Proposed rule would remove unsafe, inclined infant sleepers from market
U.S. PIRG Education Fund
Despite more than 50 infant deaths from inclined sleepers, including the Fisher-Price Rock ‘n Play and the Kids II Rocking Sleeper, many versions of this type of product remain for sale and in homes. The U.S. Consumer Product Safety Commission (CPSC) is proposing a new rule that would virtually end the sale of inclined sleepers.
Even though manufacturers advertise inclined sleepers as safe for sleep, they fail to meet safe sleep guidelines, which require infants to be placed on a flat, hard surface with no restraints. The new CPSC rule would require that future sleepers meet the same standards used for bassinets. This new proposal has received widespread support from the Consumer Federation of America, Kids in Danger, U.S PIRG Education Fund, American Academy of Pediatrics, and Public Citizen.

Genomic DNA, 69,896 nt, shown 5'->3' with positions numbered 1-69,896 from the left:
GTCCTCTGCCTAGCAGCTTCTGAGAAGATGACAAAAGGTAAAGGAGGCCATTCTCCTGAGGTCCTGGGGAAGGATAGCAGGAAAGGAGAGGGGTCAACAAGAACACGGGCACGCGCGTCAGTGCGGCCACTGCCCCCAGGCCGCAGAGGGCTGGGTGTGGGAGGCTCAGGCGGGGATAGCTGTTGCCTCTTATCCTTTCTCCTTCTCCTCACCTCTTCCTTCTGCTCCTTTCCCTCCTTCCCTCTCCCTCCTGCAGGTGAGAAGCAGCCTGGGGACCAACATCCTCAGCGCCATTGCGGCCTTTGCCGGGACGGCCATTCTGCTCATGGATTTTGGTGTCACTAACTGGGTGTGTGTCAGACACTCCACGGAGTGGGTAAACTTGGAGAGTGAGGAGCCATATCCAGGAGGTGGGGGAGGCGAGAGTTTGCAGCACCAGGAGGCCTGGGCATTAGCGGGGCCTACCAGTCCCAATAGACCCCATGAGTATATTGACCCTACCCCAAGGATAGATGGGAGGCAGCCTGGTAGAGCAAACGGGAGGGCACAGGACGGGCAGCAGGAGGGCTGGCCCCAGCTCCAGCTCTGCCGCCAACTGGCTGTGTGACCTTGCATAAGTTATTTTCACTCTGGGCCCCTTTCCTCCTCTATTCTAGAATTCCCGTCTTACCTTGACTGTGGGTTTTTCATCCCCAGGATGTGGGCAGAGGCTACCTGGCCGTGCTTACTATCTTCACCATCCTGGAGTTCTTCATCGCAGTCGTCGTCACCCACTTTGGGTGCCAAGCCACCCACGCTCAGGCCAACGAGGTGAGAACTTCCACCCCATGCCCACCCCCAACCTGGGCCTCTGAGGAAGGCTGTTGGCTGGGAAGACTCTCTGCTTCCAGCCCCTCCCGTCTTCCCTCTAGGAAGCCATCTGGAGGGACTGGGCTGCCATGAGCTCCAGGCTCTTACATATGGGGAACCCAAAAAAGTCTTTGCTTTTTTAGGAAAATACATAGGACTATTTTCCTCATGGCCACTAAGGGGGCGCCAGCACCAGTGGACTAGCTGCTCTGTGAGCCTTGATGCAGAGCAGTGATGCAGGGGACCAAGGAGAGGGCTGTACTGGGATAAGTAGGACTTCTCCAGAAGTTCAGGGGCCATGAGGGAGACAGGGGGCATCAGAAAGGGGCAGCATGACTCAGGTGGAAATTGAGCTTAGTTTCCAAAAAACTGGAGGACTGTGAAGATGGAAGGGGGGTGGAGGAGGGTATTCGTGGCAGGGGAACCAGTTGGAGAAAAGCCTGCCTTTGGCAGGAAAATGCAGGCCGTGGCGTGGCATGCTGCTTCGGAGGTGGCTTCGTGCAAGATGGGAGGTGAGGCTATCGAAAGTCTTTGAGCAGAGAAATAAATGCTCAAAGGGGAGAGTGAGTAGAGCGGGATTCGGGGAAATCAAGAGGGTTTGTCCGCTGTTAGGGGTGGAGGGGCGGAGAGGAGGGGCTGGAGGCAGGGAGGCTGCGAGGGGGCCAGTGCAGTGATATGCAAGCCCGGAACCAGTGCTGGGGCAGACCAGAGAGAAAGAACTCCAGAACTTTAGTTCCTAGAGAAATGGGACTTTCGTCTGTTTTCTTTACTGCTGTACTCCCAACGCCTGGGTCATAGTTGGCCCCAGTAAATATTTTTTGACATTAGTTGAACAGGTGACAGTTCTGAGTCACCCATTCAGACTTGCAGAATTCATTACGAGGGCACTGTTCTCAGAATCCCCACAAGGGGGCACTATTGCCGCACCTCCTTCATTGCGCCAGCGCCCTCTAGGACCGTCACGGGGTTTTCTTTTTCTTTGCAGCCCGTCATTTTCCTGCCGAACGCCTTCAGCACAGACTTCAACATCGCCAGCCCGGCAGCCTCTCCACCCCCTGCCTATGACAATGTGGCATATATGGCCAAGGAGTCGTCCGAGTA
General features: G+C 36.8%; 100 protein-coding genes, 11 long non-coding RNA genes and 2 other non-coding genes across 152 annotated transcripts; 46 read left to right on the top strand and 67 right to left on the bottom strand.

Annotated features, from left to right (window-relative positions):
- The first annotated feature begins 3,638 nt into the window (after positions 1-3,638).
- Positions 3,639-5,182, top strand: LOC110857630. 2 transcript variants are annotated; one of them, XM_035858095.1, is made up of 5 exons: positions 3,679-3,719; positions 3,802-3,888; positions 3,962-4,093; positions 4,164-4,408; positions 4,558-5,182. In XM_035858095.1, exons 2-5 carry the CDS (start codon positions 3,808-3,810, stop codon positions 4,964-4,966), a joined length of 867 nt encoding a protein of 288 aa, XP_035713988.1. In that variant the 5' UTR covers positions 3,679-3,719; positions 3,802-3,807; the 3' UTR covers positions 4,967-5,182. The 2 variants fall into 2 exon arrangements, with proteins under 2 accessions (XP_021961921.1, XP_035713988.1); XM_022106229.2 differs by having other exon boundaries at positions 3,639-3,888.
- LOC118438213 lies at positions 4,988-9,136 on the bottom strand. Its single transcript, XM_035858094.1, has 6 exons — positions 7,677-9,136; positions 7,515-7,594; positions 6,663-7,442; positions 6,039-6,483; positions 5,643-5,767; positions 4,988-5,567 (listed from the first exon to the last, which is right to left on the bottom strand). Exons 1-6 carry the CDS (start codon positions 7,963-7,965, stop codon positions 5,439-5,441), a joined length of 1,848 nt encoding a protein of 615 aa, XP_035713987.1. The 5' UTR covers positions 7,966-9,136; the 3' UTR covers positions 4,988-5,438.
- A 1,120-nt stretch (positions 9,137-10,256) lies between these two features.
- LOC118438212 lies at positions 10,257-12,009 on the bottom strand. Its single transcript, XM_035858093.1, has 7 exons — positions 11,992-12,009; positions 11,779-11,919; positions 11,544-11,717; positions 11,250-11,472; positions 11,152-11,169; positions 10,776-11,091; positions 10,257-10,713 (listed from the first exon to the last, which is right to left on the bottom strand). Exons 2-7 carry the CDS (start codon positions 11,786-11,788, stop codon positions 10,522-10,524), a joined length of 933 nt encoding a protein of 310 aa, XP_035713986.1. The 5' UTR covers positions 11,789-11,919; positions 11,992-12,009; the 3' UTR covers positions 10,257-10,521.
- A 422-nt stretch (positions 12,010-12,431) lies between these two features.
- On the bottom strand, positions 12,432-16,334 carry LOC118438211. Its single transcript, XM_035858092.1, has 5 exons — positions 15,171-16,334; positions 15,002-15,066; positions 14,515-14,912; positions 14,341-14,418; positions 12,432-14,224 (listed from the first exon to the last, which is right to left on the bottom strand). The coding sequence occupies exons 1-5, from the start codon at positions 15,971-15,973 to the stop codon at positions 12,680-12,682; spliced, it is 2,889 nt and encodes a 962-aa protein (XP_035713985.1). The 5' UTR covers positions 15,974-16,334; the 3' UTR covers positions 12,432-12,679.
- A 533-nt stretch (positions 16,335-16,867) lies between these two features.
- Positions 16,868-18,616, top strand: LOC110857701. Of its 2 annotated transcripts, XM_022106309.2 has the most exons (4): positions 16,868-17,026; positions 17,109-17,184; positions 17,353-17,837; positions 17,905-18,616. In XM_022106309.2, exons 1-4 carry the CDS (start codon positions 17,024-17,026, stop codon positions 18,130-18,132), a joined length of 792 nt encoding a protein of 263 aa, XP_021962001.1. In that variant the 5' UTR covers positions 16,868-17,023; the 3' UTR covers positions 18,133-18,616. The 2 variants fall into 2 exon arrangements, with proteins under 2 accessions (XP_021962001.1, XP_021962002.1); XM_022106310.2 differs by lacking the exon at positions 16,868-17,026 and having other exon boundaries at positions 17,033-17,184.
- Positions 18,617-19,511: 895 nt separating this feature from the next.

Grace Brombach, U.S. PIRG Consumer Watchdog Associate, issued the following statement:
“We have lost too many infant lives because dangerous inclined sleepers continued to be sold, despite the clear evidence they posed a real threat to infants lives. We applaud the U.S. Consumer Product Safety Commission for taking bold action to end the sale of inclined sleepers and urge them to adopt the rule quickly.
“Unfortunately, millions of inclined sleepers have already been sold to parents and child care facilities as safe for sleep. This year U.S. PIRG Education Fund and Kids in Danger uncovered 1 in 10 surveyed child care facilities still used either the recalled Fisher-Price Rock ‘n Play or the Kids II Rocking Sleeper. Having recognized the clear and present danger from these products, the CPSC should work with companies to recall all inclined sleepers and aggressively notify caretakers about the danger they pose to infants lives.”